Jake Marisnick was the prize package of the deal, a legitimate prospect. Although he wasn't an elite prospect, he was generally thought of as a top 100 prospect by most publications. He hasn't worked out though, and was traded in a package for Jarred Cosart, who has an extremely checkered minor league track record and struggled with control throughout his career, and will regress to the mean as a backend starter this season.

Justin Nicolino is a solid prospect who won't show up on any lists this season because he doesn't have overpowering stuff and his strikeout numbers in the minors rarely translate to the next level.

Than we have Henderson Alvarez. A player in the deal who at the time, was not a top prospect but a decent throw in to the deal that was based around Marisnick, Hechavarria and Nicolino. He has turned into a legitimate middle of the rotation arm who has fit it nicely at Marlins park, but remember, correlation doesn't equal causation, and Alvarez becoming a good player is independent of his value at the time.

In short, none of the Blue Jays players were elite prospects, and none will be elite players in the league. A few busted and one turned out in Alvarez, but the end result was an unspectacular haul.


I'm not going to say I loved the 2012 offseason, because I hate giving 30 year old pitchers a lot of money (Mark Buehrle, Heath Bell), but you want to know what is interesting? The Marlins would have been better in 2014 if they didn't make the deal.

Hanley Ramirez, the Marlins third baseman to begin 2012, had a 3.2 WAR last season. Casey McGehee had a 1.1.

That black hole Hechavarria was/is? Jose Reyes had a 3.1 WAR to Hech's poor 0.6. The Marlins could have really used a true leadoff hitter with speed AND on base ability, huh? They paid the price to get one, than gave it away.

Omar Infante, the team's second baseman in 2012, had a terrible 2014, and still had a higher WAR than Donovan Solano, who had the most at-bats of any Marlin second baseman last season!

Hechavarria is considered a core Marlin

This dude isn't very good

John Buck and Jarrod Saltalamachia were essentially zeroes last season, so the catcher comparison is a wash.

But assuming Stanton, Yelich and Ozuna was your outfield, Ramirez, Reyes, Infante, and the crap the fish fielded at first base in 2012 was significantly better than the 2014 Marlins infield, arguably the worst in the sport.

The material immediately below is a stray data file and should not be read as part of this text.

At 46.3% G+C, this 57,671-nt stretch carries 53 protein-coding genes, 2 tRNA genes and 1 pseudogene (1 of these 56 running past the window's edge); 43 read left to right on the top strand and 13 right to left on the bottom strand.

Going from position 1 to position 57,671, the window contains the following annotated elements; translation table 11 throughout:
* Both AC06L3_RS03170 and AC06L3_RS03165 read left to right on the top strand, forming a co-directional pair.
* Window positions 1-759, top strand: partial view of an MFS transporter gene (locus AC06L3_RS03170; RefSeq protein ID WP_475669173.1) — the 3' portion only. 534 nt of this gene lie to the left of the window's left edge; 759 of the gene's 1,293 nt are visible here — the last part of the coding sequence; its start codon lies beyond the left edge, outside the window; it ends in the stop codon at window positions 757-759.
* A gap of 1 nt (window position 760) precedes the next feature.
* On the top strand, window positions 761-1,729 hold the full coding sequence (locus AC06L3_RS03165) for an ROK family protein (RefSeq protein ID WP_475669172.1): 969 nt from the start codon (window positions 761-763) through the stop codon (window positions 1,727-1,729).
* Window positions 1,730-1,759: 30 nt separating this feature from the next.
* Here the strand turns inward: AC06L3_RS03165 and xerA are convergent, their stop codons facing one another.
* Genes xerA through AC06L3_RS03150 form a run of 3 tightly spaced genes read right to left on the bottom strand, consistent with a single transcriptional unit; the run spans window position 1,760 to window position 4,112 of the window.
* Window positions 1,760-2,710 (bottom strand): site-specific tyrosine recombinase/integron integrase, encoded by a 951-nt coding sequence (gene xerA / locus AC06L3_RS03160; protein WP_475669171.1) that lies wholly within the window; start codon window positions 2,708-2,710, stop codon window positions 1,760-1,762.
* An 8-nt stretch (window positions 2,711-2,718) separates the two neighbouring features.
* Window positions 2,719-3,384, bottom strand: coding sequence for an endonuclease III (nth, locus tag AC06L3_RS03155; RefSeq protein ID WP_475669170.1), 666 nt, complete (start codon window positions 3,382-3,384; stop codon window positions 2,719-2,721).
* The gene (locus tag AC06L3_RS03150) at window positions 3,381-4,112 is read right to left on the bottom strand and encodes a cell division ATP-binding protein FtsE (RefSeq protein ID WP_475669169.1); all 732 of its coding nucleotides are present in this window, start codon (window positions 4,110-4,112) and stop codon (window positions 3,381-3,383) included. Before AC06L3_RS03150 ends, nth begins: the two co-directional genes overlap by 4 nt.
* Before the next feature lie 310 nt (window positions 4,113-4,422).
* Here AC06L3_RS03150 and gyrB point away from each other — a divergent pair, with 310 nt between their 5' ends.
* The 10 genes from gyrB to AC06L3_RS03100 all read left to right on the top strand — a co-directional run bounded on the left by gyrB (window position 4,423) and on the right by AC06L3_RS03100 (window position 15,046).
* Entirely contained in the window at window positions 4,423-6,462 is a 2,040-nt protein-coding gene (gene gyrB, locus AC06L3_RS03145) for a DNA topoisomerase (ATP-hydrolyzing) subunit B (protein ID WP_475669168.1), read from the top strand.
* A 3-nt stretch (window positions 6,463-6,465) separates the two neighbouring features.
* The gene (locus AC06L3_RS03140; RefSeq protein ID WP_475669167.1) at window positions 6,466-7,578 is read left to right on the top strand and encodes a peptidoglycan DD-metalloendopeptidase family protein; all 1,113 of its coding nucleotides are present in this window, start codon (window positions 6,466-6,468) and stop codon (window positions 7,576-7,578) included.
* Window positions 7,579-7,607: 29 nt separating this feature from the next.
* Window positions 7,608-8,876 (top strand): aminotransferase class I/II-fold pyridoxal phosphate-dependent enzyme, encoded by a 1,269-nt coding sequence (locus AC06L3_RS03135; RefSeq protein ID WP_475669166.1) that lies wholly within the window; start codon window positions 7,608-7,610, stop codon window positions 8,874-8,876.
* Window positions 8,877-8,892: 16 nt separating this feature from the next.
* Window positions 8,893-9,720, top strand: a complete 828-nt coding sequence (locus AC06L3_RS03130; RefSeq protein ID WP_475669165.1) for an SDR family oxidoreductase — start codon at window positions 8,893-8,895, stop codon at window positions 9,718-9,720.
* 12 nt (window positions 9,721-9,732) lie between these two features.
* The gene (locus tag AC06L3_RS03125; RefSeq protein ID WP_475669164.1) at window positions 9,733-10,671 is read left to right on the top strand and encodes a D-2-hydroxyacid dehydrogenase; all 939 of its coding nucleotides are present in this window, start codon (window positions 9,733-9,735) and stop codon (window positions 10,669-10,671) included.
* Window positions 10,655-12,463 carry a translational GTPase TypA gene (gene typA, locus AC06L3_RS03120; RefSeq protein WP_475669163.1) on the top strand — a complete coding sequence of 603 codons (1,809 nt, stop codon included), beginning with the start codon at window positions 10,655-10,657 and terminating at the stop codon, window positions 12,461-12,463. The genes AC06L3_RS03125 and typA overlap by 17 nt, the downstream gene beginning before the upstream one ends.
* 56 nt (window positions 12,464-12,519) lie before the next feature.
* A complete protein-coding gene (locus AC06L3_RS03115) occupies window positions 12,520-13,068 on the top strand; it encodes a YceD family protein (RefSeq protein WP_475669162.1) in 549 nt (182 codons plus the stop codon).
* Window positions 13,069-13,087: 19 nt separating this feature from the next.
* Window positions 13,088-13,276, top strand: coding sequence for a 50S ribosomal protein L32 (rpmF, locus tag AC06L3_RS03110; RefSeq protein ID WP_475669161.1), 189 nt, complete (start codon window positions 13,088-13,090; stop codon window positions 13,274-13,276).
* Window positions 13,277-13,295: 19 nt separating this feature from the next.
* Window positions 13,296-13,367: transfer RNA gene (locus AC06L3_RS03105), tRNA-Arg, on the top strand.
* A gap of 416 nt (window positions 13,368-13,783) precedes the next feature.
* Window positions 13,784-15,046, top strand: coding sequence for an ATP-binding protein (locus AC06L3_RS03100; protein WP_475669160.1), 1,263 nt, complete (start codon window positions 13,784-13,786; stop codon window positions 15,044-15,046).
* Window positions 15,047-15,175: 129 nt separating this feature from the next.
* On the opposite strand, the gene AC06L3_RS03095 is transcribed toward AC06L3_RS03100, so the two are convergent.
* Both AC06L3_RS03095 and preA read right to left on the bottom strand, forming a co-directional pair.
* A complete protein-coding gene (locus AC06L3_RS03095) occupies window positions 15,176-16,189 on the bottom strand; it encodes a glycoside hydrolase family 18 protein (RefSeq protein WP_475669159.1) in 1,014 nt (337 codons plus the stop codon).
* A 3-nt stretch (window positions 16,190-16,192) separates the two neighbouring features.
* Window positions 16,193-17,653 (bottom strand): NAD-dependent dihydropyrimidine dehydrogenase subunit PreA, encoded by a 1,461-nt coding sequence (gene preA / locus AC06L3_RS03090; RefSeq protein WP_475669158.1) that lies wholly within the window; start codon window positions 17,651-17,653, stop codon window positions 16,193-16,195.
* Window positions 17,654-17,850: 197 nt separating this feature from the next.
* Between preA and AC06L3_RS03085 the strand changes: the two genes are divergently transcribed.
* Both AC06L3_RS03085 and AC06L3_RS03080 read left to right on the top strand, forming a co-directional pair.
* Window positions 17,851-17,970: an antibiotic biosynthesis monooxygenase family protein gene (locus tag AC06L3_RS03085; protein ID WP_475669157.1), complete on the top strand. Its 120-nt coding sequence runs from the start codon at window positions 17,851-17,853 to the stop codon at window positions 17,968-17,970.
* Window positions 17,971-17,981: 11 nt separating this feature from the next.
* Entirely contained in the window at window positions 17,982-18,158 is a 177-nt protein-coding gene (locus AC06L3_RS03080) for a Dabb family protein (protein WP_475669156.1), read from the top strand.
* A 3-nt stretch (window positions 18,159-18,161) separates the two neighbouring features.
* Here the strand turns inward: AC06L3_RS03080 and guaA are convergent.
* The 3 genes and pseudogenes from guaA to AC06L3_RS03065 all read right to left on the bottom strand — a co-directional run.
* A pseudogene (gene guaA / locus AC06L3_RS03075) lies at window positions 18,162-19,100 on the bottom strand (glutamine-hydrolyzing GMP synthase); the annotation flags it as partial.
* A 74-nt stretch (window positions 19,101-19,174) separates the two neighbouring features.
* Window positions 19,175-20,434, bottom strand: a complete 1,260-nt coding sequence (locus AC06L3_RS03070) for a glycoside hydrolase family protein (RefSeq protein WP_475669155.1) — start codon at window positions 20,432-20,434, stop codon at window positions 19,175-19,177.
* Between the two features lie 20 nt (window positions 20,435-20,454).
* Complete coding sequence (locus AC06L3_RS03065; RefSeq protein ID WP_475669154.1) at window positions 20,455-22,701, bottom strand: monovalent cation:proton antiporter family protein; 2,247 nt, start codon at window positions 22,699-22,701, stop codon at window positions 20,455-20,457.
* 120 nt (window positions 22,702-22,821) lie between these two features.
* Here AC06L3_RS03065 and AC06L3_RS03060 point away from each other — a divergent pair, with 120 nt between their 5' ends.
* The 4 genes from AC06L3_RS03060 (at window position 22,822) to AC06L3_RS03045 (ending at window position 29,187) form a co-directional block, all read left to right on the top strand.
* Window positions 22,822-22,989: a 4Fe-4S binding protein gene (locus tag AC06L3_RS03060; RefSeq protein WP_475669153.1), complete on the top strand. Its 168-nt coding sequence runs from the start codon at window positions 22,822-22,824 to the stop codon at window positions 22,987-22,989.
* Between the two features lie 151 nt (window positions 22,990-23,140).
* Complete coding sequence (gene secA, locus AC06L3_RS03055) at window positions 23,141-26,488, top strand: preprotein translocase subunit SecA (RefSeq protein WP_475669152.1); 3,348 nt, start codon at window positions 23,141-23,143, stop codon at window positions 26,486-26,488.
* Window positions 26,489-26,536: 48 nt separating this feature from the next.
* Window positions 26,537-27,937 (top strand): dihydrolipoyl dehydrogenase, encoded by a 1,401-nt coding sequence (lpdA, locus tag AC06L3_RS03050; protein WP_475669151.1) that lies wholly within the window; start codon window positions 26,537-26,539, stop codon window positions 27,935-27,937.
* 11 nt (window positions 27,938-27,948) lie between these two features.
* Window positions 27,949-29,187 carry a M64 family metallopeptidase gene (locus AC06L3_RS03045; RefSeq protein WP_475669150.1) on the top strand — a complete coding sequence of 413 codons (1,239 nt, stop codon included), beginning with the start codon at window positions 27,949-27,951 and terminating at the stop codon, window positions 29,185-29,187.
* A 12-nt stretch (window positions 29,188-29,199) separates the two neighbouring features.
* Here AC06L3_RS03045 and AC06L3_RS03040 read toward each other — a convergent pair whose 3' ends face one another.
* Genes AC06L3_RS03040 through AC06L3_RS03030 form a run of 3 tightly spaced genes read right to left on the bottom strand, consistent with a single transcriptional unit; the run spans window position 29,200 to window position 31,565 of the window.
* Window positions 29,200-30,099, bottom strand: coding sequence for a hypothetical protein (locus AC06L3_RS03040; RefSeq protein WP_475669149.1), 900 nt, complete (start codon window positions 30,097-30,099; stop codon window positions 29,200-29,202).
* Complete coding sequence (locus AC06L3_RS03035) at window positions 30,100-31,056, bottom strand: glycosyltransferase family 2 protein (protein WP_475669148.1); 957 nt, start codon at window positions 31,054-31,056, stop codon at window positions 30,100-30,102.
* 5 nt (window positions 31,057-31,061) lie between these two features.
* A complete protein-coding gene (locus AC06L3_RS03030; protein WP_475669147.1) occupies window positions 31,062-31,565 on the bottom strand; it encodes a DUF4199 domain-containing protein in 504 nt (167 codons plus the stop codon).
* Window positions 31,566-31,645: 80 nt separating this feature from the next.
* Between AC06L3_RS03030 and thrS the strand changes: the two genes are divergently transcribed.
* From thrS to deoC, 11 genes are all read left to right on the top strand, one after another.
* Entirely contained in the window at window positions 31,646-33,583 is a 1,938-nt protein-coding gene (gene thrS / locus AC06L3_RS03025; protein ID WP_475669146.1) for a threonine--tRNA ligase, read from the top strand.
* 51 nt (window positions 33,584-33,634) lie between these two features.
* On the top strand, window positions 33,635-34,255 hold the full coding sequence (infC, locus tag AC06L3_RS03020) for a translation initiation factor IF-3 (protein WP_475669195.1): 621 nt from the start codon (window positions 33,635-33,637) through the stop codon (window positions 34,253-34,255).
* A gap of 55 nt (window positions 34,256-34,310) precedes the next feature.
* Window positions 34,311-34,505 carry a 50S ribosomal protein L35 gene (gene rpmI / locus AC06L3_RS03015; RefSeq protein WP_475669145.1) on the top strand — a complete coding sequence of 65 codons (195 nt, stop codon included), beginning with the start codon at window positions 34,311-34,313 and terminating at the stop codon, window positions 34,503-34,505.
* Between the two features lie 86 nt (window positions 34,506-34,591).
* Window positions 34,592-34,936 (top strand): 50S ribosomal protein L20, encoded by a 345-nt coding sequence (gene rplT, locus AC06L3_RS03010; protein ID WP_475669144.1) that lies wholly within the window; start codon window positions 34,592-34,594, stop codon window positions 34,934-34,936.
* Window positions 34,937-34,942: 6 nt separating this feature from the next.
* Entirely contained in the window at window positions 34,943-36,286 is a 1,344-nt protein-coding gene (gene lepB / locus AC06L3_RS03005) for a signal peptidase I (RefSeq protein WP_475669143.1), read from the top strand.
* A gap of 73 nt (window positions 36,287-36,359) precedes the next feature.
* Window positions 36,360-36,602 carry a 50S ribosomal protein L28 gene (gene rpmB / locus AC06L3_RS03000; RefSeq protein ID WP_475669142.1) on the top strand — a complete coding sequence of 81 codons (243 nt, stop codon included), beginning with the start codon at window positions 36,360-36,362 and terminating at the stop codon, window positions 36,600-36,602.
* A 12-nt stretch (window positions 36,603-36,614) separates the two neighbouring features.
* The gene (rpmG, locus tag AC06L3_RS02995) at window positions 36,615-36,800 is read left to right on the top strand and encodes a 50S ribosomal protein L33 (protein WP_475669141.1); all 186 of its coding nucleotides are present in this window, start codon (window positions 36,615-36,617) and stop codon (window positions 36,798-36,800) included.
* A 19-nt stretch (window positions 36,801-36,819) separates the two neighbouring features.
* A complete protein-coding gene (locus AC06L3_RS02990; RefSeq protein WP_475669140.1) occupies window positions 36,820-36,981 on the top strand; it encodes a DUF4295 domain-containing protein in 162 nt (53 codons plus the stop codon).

Pitching? Well, as good as Alvarez was, Buehrle wasn't far behind. He was an All-Star last season too, and had a 3.6 WAR. Alvarez was a bit better (4.6), but Nathan Eovaldi, who the team swapped for Ramirez separate of the Blue Jays deal but a part of the fire sale, wasn't very good last season. We already established Koehler was already here and we should all be very skeptical of Cosart's regression at the end of last season, given his track record.

Not to mention Anibal Sanchez would have helped the rotation.

So there Marlins won 77 games last season. They were below average on the backs of their pitching depth and outstanding young outfield. They also would have been better, although more expensive, if they kept the 2012 team together.


Now that the baseball facts are out of the way, I want to address the narrative here.

Most of you had read the crock of sheep excrement coming from team headquarters to spin this trade as anything other than a salary dump.

As Loria mentioned to USA Today this offseason, he believes the 2012 Marlins core was never going to good, and he was so smart to see it coming, and because Yelich and Ozuna and Stanton and Fernandez and Cishek are great enough to induce a 15-win turnaround it somehow means he was right.

"There was such consternation, I dont think many people understood what we were doing two years ago,'' Loria says. "Everyone said, "Here they go again, another fire sale.' But what we did didn't work. And it wasn't going to work.

"I mean, two weeks into the season I knew it wasn't going to work.

"We had a $100 million-plus payroll, we didn't win a lot of games (69-93), we got the wrong guys in free agency, there were issues with the manager and the community, so we had no choice.